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Monday, 15 September 2014 12:08
Landrieu can't capitalize on Cassidy's debate refusals
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capitol-dc It’s interesting how six years and a comparatively inferior electoral position can change the tune of Democrat Sen. Mary Landrieu as she finds out what life’s like being the underdog.


As the electoral environment for Landrieu continues to deteriorate with the clock ticking towards the day of reckoning for her reelection attempt, depressing her chances to succeed in that quest, incumbent Landrieu has gotten increasingly strident in demanding that the race leader, Republican Rep. Bill Cassidy, engage her in debates. These “debates” aren’t really that, but question-and-answer forums that provide little opportunity for detailed answers but many chances to commit gaffes.

For that reason, front-running candidates minimize their participation in these because they have the most to lose by making a mistake, the exact same reason those behind want more of them. Not surprisingly, Cassidy has committed to just a pair, one to be in Shreveport and broadcast over public television stations, and the other in Baton Rouge to be broadcast over a consortium of commercial television stations. He has turned down other attempted empanels, including one in New Orleans.

Mutually-agreed site selections alone are telling. Cassidy would be challenged most in New Orleans, a hostile place for Republicans and Landrieu’s home base outside of Washington, D.C. Yet Landrieu, in search of trying to get Cassidy into as many appearances as possible, consented to Cassidy’s home area of Baton Rouge (although because of state government’s influence and that a sponsor of it is Louisiana State University’s Manship School, which puts its location in confines friendly and trendy to the political left, it’s not nearly as hostile to Landrieu as New Orleans is to Cassidy). Shreveport seems to favor neither major candidate.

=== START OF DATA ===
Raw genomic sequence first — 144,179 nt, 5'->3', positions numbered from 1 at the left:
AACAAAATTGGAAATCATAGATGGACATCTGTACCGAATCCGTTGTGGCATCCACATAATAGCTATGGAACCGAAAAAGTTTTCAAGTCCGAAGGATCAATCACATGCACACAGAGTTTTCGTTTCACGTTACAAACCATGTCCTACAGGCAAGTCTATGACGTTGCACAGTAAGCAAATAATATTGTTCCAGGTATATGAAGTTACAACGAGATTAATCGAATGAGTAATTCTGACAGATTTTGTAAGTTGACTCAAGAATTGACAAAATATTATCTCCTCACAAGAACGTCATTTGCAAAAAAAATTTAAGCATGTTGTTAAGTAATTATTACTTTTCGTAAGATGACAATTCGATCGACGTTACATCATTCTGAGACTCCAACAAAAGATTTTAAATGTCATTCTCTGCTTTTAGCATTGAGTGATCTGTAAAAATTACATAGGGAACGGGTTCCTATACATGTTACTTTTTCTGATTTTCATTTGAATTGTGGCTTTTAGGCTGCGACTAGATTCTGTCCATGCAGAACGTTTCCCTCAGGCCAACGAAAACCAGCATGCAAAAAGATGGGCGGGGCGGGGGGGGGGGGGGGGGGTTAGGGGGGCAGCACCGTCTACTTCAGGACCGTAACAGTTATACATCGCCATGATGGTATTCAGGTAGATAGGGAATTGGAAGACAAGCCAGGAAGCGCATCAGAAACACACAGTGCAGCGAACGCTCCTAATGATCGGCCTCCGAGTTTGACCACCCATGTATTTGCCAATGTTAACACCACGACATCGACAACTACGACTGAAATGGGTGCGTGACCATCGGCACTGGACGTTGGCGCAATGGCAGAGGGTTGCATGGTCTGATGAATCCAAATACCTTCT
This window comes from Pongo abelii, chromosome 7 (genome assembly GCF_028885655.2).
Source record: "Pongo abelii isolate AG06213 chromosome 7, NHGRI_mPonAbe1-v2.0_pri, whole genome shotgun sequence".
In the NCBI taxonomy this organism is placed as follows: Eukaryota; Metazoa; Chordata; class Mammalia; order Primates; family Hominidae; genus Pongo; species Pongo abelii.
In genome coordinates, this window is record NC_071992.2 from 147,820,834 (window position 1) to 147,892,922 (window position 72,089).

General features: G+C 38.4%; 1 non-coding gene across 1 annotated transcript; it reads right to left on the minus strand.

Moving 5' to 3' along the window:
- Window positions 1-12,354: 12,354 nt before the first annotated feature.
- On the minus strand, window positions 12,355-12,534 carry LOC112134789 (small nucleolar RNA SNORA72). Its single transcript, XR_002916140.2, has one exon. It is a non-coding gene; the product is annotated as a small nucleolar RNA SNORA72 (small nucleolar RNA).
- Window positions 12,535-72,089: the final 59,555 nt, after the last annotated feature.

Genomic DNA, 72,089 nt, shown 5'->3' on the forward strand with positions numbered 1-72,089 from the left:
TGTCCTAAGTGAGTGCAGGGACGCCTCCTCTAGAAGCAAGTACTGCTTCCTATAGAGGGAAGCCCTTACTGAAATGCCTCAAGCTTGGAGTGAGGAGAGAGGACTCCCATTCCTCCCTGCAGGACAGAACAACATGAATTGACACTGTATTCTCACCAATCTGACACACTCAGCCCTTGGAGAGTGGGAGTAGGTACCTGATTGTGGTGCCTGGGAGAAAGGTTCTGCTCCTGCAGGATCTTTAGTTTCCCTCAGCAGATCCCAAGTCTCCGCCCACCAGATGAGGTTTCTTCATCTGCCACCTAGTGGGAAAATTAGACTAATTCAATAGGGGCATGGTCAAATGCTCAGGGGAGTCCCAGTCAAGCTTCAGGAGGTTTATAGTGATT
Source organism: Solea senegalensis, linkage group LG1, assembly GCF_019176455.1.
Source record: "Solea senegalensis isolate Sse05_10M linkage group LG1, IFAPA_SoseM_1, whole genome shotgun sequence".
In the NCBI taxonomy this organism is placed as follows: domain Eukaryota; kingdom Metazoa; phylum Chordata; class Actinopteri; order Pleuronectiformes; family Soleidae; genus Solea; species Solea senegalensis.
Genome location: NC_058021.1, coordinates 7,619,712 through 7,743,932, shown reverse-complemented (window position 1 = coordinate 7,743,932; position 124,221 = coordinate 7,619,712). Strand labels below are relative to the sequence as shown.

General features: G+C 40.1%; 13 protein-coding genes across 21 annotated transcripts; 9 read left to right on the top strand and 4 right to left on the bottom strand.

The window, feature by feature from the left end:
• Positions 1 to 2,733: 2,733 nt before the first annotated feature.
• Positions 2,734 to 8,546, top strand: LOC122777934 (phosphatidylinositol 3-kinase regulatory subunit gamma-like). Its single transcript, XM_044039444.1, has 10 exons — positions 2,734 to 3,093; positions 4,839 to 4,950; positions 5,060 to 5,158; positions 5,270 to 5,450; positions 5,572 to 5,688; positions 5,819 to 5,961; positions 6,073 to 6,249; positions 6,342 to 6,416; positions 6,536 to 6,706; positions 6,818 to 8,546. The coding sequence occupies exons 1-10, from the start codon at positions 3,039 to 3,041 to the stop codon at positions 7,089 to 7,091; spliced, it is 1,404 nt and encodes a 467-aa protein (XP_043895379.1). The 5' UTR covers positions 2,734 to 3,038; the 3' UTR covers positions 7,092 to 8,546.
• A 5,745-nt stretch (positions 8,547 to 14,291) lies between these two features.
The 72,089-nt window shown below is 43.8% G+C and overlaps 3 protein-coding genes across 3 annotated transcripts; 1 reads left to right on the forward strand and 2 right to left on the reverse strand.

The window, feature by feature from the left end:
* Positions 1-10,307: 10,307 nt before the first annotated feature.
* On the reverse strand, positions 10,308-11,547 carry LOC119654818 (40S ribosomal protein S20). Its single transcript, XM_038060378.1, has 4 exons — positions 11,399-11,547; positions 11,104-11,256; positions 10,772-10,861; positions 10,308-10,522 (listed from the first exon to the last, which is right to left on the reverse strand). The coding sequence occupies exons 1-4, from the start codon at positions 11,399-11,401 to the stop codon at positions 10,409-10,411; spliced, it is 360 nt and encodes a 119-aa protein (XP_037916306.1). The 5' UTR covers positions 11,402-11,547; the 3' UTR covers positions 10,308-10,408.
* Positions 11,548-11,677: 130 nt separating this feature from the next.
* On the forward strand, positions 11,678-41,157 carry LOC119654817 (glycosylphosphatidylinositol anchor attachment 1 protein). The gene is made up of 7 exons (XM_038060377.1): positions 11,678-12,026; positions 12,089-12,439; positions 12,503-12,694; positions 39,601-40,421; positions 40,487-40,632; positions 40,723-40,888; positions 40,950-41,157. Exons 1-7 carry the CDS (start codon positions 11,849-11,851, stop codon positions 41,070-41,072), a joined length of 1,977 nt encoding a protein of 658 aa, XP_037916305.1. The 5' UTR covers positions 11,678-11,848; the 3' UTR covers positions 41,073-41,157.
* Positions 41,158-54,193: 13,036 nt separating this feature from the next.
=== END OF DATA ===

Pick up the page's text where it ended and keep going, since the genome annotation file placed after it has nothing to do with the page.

Naturally, Landrieu has criticized Cassidy over his selectivity, saying that if Cassidy is “not strong enough” to debate more often, then he’d be too weak as a senator. Setting aside the fact that voters in the Sixth Congressional District on three occasions thought him powerful enough to represent them in the U.S. House, this attitude represents a reversal from her opinion about debates in her last contest.

Then, she seemed perfectly satisfied to have two televised statewide debates with Republican opponent state Treasurer John Kennedy. She wasn’t badgering for more, even as Kennedy wanted more and these televised. So maybe in the past six years she’s been strengthened from being “not strong enough” then?

No, because back then from Oct. 2007, out of 13 polls, she had lead Kennedy in the last twelve straight by an average of over 10 points, with the last four especially wildly overestimating her support as she ended up winning by 7 points. The story is very different in 2014: in heads-up matches to date, Cassidy has led in six, Landrieu one, with one tie. She’s in trouble, she knows it, she needs help, and a very cost-effective way to get it is to try to set up Cassidy to maximize the chances that he makes verbal mistakes that could help her.

Recognize that Landrieu’s born-again enthusiasm for debating stems from political calculations, nothing more. In contrasting her conversion to Cassidy’s cautious approach on the matter, it really says little about his abilities to represent the state but far more about her penchant for hypocrisy and the lack of trustworthiness of her as a representative of the people which that implies.

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Jeffrey Sadow

Jeffrey Sadow is an associate professor of political science at Louisiana State University in Shreveport.   He writes a daily conservative blog called Between The Lines

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